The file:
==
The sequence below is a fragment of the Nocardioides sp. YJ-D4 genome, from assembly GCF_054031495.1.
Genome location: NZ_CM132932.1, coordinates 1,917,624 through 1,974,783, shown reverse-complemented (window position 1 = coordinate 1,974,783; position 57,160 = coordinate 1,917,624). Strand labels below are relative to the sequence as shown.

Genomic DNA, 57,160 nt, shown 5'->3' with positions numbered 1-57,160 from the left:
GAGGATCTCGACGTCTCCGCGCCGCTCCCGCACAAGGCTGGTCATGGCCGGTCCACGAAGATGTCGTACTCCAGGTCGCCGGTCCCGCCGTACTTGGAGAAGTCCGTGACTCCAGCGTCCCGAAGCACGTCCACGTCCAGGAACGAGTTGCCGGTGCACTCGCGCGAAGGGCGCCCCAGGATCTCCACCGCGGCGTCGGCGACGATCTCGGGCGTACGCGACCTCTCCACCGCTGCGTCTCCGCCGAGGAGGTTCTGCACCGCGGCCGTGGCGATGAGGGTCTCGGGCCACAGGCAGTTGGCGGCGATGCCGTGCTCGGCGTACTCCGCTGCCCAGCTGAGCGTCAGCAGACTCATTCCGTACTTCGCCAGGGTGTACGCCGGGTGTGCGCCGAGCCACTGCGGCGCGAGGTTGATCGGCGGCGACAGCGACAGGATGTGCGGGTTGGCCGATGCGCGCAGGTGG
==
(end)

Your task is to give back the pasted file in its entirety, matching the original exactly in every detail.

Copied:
The sequence below is a fragment of the Nocardioides sp. YJ-D4 genome, from assembly GCF_054031495.1.
Genome location: NZ_CM132932.1, coordinates 1,917,624 through 1,974,783, shown reverse-complemented (window position 1 = coordinate 1,974,783; position 57,160 = coordinate 1,917,624). Strand labels below are relative to the sequence as shown.

Genomic DNA, 57,160 nt, shown 5'->3' with positions numbered 1-57,160 from the left:
GAGGATCTCGACGTCTCCGCGCCGCTCCCGCACAAGGCTGGTCATGGCCGGTCCACGAAGATGTCGTACTCCAGGTCGCCGGTCCCGCCGTACTTGGAGAAGTCCGTGACTCCAGCGTCCCGAAGCACGTCCACGTCCAGGAACGAGTTGCCGGTGCACTCGCGCGAAGGGCGCCCCAGGATCTCCACCGCGGCGTCGGCGACGATCTCGGGCGTACGCGACCTCTCCACCGCTGCGTCTCCGCCGAGGAGGTTCTGCACCGCGGCCGTGGCGATGAGGGTCTCGGGCCACAGGCAGTTGGCGGCGATGCCGTGCTCGGCGTACTCCGCTGCCCAGCTGAGCGTCAGCAGACTCATTCCGTACTTCGCCAGGGTGTACGCCGGGTGTGCGCCGAGCCACTGCGGCGCGAGGTTGATCGGCGGCGACAGCGACAGGATGTGCGGGTTGGCCGATGCGCGCAGGTGG